When students get along, it makes the whole classroom experience more fun. Imagine a class where everybody is quiet and low energy…it isn’t a nice atmosphere. Get your students talking and get them making friends, and they become more inclined to enjoy classes, even if the subject matter is a little dull.
4 – Helping Students Hone Their Skills Through Cooperative Practice
Sports classes and physical education classes rely heavily on team cooperation. Team-building exercises help students learn by cooperating, which in turn helps them to hone their skills. Sports and Physical education classes are great places for students to learn from each other. This is especially true with almost any type of sports training because when good players play good players, then they mutually improve each other.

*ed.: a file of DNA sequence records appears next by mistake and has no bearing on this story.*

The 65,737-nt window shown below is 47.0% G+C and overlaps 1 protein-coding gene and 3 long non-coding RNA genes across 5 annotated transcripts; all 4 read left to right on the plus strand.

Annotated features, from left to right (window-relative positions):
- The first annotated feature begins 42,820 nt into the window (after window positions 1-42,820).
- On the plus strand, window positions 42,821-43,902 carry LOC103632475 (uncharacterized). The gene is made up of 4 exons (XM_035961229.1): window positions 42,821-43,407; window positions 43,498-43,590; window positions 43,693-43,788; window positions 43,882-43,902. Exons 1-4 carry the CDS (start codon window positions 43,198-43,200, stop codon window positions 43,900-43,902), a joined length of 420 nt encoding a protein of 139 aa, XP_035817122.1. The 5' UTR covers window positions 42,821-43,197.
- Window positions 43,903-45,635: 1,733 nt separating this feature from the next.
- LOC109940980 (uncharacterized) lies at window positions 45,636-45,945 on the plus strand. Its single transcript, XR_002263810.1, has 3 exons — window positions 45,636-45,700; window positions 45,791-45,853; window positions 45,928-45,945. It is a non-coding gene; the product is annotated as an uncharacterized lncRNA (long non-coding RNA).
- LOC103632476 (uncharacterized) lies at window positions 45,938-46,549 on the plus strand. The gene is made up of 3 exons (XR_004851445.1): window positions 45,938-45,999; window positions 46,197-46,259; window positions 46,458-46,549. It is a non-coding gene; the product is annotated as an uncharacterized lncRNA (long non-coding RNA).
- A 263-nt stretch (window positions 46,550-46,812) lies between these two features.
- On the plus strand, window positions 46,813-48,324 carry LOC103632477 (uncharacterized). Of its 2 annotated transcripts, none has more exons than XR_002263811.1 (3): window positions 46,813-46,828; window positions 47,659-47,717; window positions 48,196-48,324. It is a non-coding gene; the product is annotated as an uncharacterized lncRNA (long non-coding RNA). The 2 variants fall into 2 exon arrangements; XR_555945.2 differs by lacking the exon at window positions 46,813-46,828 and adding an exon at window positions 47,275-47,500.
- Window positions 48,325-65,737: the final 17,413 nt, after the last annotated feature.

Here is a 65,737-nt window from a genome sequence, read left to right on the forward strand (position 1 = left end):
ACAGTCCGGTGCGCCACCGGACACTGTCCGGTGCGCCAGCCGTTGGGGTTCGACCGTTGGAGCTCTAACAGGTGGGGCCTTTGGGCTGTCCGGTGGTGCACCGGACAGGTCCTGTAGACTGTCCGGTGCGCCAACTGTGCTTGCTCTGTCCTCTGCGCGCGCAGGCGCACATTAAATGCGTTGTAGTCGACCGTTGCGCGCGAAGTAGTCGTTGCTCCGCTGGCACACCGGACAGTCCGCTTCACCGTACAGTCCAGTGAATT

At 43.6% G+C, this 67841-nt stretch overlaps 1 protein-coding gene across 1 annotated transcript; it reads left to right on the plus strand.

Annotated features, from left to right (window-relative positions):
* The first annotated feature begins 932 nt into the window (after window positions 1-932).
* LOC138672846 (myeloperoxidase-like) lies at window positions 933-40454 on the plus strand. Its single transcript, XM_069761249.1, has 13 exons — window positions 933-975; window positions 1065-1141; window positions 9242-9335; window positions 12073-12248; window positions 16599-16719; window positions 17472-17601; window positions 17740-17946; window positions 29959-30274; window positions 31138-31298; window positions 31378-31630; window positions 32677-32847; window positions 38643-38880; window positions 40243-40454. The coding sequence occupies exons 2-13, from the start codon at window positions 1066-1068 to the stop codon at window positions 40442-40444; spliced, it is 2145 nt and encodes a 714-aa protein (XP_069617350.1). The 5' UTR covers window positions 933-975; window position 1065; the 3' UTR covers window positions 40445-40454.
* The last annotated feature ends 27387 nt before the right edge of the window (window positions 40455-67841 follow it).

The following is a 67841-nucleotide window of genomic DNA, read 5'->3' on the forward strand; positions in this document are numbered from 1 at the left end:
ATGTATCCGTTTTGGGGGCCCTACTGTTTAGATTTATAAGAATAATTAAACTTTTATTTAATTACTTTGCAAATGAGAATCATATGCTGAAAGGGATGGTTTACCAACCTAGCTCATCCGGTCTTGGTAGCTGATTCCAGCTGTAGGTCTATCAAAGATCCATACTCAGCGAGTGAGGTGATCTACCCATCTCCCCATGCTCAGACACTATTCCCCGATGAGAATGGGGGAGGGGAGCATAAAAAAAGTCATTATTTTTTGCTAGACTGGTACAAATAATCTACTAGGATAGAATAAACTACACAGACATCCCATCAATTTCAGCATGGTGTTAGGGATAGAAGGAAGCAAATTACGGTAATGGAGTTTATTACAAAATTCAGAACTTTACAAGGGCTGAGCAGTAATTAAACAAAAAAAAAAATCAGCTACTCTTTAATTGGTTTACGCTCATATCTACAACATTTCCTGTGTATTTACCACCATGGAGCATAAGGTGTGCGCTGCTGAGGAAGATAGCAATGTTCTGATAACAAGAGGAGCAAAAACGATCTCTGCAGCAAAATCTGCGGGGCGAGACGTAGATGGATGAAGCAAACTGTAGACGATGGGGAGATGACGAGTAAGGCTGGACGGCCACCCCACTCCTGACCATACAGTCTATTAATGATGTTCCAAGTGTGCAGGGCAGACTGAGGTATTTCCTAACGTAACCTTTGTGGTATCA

5 – Creating Positive Learning Events
Help students associate learning in a class with a fun and positive event. In other words, team building may help turn classes from soulless lectures into social events. Obviously, this concept can go too far, but that is mostly a problem for high school classes where students are there because they are forced to be there. When it comes to college and university, students have chosen to be there, which means they are mostly focused on learning. Creating a sociable environment shouldn’t lead to an excess of disruptive events. Even if a few disruptive events occur, they will probably be fun and high points of the class rather than an excuse for a teacher to chastise a student (as teachers so often have to do in High School classes).